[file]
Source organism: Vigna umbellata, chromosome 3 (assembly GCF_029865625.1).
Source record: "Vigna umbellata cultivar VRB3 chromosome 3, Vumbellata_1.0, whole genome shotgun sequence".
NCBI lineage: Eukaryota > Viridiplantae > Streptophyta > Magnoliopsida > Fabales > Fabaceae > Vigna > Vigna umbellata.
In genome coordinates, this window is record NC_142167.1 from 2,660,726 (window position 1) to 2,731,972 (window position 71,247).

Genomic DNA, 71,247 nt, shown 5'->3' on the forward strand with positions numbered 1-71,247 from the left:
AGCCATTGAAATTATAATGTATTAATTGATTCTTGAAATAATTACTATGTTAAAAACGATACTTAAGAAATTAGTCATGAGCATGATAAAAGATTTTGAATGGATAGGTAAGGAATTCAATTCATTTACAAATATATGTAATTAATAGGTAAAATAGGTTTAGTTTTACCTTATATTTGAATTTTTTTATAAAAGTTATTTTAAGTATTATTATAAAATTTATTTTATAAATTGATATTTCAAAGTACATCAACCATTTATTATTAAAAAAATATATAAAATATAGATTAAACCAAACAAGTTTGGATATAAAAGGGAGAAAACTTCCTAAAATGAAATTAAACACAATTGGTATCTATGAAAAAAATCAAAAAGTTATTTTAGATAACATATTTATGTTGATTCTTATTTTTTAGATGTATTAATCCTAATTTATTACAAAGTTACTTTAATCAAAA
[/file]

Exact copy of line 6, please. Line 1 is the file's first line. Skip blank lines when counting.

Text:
AGCCATTGAAATTATAATGTATTAATTGATTCTTGAAATAATTACTATGTTAAAAACGATACTTAAGAAATTAGTCATGAGCATGATAAAAGATTTTGAATGGATAGGTAAGGAATTCAATTCATTTACAAATATATGTAATTAATAGGTAAAATAGGTTTAGTTTTACCTTATATTTGAATTTTTTTATAAAAGTTATTTTAAGTATTATTATAAAATTTATTTTATAAATTGATATTTCAAAGTACATCAACCATTTATTATTAAAAAAATATATAAAATATAGATTAAACCAAACAAGTTTGGATATAAAAGGGAGAAAACTTCCTAAAATGAAATTAAACACAATTGGTATCTATGAAAAAAATCAAAAAGTTATTTTAGATAACATATTTATGTTGATTCTTATTTTTTAGATGTATTAATCCTAATTTATTACAAAGTTACTTTAATCAAAA